Varying Levels of SUCCESS

group of college students in a classroom

Community colleges and broad-access universities (those with minimally selective admis­sions policies) provide an opportunity for students across the United States to attain postsec­ondary degrees and economic mobility. However, graduation rates from such colleges are of­ten low and there are many obstacles that can be difficult to overcome, especially for students who must balance work or family responsibilities, older students, students from low-income backgrounds, and students of color who face additional systemic barriers. Furthermore, the COVID-19 pandemic introduced unprecedented challenges for college students, making the pursuit of higher education even more difficult.

Since about 2000, researchers have been collecting evidence on what forms of support are effective in helping students earn their degrees. Evidence shows that interventions that in­clude multiple program components that support students over several years are associated with larger impacts on student outcomes. Building on the existing body of research, MDRC designed and is evaluating the Scaling Up College Completion Efforts for Student Success (SUCCESS) program, a multifaceted student support program designed to effectively pro­mote student success and be financially sustainable. SUCCESS combines evidence-based components, including coaches engaged in active outreach to students, monthly financial incentives for students who meet program requirements, strategies to encourage students to enroll full time, and a data-driven program management system.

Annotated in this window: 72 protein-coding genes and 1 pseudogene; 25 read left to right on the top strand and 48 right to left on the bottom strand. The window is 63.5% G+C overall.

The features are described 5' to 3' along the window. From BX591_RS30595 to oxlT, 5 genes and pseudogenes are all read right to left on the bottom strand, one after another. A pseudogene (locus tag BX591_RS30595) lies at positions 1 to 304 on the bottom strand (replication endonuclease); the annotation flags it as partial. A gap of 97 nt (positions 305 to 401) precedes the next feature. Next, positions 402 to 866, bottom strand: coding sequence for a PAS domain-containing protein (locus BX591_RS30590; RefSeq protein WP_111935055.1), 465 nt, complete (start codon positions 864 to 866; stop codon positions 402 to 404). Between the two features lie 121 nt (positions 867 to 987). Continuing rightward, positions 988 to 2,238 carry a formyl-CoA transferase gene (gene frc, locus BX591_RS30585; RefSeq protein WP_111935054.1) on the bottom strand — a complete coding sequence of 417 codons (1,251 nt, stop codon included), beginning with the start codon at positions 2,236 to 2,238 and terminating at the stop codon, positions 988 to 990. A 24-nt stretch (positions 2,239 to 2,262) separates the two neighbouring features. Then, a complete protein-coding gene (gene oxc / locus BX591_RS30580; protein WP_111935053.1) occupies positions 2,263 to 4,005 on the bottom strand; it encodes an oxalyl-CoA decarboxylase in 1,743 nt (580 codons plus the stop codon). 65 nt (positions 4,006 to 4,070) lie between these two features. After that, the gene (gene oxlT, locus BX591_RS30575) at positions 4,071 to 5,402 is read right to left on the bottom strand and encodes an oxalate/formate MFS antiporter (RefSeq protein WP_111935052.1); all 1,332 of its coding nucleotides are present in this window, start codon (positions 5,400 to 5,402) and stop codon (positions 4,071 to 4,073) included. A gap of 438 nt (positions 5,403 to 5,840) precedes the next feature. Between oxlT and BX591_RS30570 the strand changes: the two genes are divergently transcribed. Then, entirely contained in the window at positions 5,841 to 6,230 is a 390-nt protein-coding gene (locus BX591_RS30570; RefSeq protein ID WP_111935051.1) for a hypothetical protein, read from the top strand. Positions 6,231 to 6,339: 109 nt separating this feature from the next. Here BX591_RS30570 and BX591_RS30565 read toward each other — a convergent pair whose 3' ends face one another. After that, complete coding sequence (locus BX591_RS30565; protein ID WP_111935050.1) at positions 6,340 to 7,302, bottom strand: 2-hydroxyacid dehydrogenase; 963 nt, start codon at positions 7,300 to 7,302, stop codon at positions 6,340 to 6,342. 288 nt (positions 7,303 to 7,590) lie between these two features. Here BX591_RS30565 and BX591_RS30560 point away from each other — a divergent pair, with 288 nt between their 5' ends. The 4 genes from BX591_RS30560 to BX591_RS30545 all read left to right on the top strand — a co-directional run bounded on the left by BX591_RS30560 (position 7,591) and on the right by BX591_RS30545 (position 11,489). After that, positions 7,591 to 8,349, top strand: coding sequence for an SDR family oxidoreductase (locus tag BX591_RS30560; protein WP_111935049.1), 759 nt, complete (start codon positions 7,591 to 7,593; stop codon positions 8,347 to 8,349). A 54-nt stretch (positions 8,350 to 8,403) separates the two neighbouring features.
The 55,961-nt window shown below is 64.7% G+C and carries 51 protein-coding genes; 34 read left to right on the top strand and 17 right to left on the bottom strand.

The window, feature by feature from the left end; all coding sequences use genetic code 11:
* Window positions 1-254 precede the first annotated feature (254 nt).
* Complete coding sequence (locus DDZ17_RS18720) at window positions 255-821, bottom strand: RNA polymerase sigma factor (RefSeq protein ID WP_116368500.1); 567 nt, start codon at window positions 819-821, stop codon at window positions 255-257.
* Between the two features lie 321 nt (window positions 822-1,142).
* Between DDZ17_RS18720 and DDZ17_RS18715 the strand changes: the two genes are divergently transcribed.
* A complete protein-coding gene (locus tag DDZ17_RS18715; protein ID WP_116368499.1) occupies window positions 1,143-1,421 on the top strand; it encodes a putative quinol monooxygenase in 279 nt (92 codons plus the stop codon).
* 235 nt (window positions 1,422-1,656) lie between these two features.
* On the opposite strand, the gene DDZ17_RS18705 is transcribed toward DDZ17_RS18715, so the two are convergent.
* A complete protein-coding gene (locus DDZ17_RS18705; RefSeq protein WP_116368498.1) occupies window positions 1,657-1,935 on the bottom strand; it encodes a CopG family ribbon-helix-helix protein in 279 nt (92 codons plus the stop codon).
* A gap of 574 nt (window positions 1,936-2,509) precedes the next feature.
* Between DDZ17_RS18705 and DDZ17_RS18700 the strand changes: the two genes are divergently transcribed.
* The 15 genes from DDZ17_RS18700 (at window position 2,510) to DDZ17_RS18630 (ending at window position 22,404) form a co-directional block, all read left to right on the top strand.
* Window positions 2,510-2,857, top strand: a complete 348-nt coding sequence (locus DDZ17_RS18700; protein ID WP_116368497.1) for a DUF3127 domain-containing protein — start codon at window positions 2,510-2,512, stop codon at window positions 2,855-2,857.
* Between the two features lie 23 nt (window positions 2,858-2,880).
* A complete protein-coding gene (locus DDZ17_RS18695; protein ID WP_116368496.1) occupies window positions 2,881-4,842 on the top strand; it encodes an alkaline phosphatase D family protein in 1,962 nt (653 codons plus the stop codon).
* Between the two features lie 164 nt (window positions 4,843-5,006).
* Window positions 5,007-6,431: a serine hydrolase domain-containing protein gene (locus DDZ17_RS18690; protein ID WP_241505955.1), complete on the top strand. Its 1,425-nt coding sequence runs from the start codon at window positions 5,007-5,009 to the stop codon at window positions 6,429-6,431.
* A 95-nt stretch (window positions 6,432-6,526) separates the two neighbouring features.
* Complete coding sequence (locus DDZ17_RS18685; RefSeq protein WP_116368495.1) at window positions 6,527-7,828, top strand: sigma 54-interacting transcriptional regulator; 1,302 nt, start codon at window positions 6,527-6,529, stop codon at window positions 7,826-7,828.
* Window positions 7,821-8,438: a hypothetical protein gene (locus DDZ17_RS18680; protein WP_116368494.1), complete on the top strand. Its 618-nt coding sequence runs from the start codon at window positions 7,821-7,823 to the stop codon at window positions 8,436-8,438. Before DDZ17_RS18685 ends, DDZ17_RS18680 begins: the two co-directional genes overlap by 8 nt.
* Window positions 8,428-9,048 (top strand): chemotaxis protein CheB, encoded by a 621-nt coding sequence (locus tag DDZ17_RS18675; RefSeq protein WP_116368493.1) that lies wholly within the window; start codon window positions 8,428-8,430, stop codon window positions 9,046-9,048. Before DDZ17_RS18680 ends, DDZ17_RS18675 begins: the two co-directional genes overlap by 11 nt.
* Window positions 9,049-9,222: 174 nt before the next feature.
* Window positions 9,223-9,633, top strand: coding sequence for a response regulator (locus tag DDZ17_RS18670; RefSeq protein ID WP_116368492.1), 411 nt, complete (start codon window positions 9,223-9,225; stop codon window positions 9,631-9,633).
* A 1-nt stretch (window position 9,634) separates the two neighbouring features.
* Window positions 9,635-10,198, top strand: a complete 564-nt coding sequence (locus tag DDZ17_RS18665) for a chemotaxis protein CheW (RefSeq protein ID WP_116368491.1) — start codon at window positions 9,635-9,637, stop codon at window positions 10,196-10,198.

Starting in 2019, 13 colleges across five states (California, Indiana, Minnesota, New Jersey, and Ohio), along with their state higher education agencies, have worked with MDRC to cus­tomize and launch SUCCESS. (Eleven of the 13 colleges are participating in the random­ized controlled trial.) A previous brief presenting early findings from the first study cohort illustrated that the SUCCESS program in the 2020–2021 academic year, as adapted for the context of the pandemic, had no discernible effect on students’ academic progress. This re­port provides updated insight into the SUCCESS program after one year of participation for the first three evaluation student cohorts, covering fall 2020 through summer 2022. The main implementation finding from that time period is that the program implementation varied by college and term, and did not fully align with the SUCCESS model, largely due to the adapta­tions implemented during the COVID-19 pandemic. However, students who were offered SUCCESS had a different college experience from students in the control group—they were more likely to be told about the importance of full-time enrollment and, on average, they had substantially more contact with their advisors or coaches.

Despite changes in the college experience across the study sites, analyses of academic data show that, on average, there are no discernible positive impacts on persistence or credit accumulation through one year for the full sample. There is, however, evidence that impacts on credit accumulation vary across colleges and cohorts. Exploratory analyses suggest that the quantity and quality of coaching, hearing that full-time enrollment is important, and tak­ing courses in person may all be associated with improved academic outcomes. Given the pandemic’s effect on program implementation and the broader context of students’ lives, it is hard to know whether SUCCESS would have produced stronger effects if implemented as designed outside of the pandemic. Upcoming briefs will include findings from 11 colleges, will include longer follow-up for the initial colleges, and will continue to explore variation in implementation and effects on academics across colleges and entering cohorts.

Sommo, Colleen, Austin Slaughter, Cyrette Saunier, Susan Scrivener, and Kayla Warner. 2023. Varying Levels of SUCCESS. New York: MDRC.